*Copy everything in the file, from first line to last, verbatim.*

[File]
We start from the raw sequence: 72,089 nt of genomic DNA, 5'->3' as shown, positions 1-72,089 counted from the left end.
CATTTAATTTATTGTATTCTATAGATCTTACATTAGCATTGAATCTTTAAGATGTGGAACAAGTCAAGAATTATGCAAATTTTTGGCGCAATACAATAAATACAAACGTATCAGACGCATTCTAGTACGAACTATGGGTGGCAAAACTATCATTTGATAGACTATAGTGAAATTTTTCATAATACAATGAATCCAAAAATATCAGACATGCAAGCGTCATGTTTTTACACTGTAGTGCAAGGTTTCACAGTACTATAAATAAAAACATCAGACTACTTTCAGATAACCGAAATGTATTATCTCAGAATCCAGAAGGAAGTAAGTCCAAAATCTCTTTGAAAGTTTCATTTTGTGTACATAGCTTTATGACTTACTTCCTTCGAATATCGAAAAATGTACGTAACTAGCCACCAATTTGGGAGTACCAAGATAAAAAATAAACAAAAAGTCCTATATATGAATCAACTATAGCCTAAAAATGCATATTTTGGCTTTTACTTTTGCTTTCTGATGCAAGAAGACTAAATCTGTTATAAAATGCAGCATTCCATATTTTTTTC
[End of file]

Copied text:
We start from the raw sequence: 72,089 nt of genomic DNA, 5'->3' as shown, positions 1-72,089 counted from the left end.
CATTTAATTTATTGTATTCTATAGATCTTACATTAGCATTGAATCTTTAAGATGTGGAACAAGTCAAGAATTATGCAAATTTTTGGCGCAATACAATAAATACAAACGTATCAGACGCATTCTAGTACGAACTATGGGTGGCAAAACTATCATTTGATAGACTATAGTGAAATTTTTCATAATACAATGAATCCAAAAATATCAGACATGCAAGCGTCATGTTTTTACACTGTAGTGCAAGGTTTCACAGTACTATAAATAAAAACATCAGACTACTTTCAGATAACCGAAATGTATTATCTCAGAATCCAGAAGGAAGTAAGTCCAAAATCTCTTTGAAAGTTTCATTTTGTGTACATAGCTTTATGACTTACTTCCTTCGAATATCGAAAAATGTACGTAACTAGCCACCAATTTGGGAGTACCAAGATAAAAAATAAACAAAAAGTCCTATATATGAATCAACTATAGCCTAAAAATGCATATTTTGGCTTTTACTTTTGCTTTCTGATGCAAGAAGACTAAATCTGTTATAAAATGCAGCATTCCATATTTTTTTC